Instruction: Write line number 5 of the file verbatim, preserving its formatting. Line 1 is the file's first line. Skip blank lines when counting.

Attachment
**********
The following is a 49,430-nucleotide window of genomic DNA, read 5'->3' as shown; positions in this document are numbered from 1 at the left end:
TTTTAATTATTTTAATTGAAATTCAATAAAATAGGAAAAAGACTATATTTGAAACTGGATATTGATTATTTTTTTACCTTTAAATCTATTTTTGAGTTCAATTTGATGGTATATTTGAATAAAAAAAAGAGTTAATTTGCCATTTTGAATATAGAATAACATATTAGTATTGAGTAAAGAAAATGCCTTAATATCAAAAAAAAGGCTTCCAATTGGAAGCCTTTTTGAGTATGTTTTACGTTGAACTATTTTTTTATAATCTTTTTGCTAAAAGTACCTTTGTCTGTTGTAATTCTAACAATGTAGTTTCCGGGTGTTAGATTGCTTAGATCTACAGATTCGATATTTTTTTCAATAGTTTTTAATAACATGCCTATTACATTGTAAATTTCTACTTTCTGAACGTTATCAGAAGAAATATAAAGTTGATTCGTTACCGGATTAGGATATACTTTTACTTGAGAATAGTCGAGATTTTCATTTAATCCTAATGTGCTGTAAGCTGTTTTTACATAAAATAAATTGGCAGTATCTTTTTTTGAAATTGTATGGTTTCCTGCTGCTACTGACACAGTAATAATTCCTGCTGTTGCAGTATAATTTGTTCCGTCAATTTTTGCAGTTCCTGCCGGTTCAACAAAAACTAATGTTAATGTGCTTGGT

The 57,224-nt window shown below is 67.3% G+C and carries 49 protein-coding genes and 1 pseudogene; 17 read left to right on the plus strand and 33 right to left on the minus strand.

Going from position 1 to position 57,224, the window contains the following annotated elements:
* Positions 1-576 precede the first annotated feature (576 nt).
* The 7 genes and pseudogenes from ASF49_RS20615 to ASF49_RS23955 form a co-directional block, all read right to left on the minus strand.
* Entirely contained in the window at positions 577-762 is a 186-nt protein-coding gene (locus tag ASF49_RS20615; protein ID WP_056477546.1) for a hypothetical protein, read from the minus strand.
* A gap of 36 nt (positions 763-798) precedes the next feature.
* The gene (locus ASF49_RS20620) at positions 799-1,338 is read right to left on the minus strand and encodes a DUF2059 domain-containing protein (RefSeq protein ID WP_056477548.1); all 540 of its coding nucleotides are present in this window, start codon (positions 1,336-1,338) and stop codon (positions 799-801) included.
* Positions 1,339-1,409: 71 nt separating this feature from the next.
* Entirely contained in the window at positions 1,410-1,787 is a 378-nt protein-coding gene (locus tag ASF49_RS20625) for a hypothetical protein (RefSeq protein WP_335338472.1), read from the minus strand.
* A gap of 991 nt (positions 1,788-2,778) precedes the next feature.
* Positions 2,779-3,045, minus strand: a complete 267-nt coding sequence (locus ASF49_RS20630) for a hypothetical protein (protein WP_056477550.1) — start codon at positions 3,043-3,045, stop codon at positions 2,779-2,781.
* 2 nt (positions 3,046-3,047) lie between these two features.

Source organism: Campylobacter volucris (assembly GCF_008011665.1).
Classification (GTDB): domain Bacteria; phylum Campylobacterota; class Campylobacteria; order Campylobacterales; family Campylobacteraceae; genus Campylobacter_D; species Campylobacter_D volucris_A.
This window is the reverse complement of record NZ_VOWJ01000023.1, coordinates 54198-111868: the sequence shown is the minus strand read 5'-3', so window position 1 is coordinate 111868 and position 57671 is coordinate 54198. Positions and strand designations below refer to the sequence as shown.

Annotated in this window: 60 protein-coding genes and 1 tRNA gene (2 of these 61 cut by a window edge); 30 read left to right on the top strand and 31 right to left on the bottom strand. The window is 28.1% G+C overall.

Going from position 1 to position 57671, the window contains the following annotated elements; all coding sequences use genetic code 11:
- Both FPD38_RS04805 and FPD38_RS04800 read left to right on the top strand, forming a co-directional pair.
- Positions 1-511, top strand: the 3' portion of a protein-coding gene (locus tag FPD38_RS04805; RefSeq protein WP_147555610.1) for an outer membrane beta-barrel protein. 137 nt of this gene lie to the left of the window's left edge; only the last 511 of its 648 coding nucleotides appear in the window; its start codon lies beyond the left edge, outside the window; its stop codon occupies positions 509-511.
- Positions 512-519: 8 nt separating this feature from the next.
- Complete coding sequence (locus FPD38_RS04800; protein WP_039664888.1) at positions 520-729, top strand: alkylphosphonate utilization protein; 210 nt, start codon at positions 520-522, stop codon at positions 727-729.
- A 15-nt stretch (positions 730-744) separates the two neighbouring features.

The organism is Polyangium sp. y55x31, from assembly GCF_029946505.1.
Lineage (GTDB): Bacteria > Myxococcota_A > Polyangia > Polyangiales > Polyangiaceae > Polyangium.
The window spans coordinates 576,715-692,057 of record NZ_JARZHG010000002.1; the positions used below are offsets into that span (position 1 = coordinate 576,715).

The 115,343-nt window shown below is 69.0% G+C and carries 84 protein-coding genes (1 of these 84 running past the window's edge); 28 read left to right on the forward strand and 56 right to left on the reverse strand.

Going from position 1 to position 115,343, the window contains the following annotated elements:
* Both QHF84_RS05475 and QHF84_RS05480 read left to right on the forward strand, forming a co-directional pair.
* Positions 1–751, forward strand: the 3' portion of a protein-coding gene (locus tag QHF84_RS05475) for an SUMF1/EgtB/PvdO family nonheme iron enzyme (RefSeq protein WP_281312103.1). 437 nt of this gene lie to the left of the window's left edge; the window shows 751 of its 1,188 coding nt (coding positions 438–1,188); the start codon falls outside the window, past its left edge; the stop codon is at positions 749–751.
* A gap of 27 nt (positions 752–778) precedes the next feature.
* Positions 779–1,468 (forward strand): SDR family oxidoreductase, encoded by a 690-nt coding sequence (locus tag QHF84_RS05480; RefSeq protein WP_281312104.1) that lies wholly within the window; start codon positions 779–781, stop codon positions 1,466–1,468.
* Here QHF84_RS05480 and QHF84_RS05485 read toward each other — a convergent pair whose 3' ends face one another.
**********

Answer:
* Positions 1-576 precede the first annotated feature (576 nt).